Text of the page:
Sonoma County sheriff’s deputies joined firefighters in the frantic effort to get people out of homes in the wooded communities along Petrified Forest Road near Napa County.

Over the course of that blaze and others that began that night, the number of firefighters, deputies, police officers and government officials responding grew to a force of more than 6,000. But in the Tubbs fire’s first hours, it was a handful of first responders who took charge.

Sonoma County sheriff’s Sgt. Spencer Crum, a spokesman for the department, had been working an overtime shift when he smelled smoke sometime after 10 p.m. inside the Sheriff’s Office building near Mendocino Avenue and Bicentennial Way in Santa Rosa.

Hearing increasingly distressing reports from deputies in the field, Crum sent out a first warning about the fires via Nixle at 10:51 p.m. The message went to 21,284 cellphones and 16,330 emails:

“We currently have fires at Mark West Springs and Riebli Rd. in Santa Rosa, Shiloh (Road) and Conde (Lane) in Windsor and Hwy 116 at Fredericks Rd in Sebastopol.”

He warned that strong winds were making the fires difficult. At that point, fires seemed to be erupting throughout the county.

“I wanted to tell everyone be on the lookout,” Crum said. “I even texted my wife to watch around the house.”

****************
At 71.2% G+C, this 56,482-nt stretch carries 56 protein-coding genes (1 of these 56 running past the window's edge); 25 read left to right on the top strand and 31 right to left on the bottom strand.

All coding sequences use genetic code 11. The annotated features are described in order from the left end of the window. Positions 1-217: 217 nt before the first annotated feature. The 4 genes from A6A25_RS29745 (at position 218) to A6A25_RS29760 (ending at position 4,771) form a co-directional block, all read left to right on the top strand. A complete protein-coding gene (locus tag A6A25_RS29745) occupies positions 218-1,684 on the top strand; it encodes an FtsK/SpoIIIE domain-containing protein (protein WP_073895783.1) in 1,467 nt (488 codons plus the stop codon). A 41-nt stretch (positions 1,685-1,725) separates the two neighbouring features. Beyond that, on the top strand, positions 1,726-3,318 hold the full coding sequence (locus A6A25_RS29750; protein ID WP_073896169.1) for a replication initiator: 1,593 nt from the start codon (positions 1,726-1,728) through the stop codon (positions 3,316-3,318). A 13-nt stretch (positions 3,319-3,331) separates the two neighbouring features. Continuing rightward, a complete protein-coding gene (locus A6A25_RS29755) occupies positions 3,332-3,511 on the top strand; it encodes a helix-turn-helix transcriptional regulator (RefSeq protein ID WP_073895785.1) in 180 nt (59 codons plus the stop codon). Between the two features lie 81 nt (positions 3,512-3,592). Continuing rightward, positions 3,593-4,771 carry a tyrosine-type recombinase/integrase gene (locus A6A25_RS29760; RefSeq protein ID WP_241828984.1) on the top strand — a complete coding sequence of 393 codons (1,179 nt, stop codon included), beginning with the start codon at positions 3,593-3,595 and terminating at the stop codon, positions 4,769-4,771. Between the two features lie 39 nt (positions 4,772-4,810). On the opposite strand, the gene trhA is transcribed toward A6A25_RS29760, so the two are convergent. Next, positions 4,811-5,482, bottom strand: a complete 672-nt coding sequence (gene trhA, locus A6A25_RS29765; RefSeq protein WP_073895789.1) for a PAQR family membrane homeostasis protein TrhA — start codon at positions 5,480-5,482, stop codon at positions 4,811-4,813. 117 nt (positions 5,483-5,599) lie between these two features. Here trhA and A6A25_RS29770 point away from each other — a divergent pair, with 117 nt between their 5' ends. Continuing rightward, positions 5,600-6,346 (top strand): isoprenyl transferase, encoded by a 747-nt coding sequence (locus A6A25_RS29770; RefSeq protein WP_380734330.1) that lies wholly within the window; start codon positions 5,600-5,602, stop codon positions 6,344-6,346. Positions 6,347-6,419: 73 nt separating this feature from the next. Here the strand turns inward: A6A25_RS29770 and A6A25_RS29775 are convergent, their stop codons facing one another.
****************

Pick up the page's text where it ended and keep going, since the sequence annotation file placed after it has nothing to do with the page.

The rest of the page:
He sent another message at 11:03 p.m. to fewer people, ordering mandatory evacuations due to fire at Porter Creek and Petrified Forest roads, northeast of Santa Rosa, and telling people to call 911 only for immediate emergencies because the lines were inundated. That message went to 2,320 emails and 4,496 cellphones of people in the area signed up through Nixle.

At that point, Crum got into his patrol car and drove toward the fire, which he’d heard was approaching Mark West Springs Road. From his patrol car, at 11:14 p.m., he pulled over and ordered additional evacuations near Calistoga and Kenwood through the Nixle system.

He joined those who were on foot making alerts, pounding on doors, directing traffic, getting fleeing people into patrol cars, fire trucks and ambulances. People were panicking and some refused to go, forcing deputies to argue or leave them behind.

“By that point I was seeing it, feeling it, smelling it,” Crum said. “I thought, ‘Do I stop for two minutes and put out a Nixle?’ But as the fire kept growing, I felt it was important to notify as many people as I could. That was the only way I knew how to do it.”

You can reach Staff Writer Julie Johnson at 707-521-5220 or julie.johnson@pressdemocrat.com. On Twitter @jjpressdem.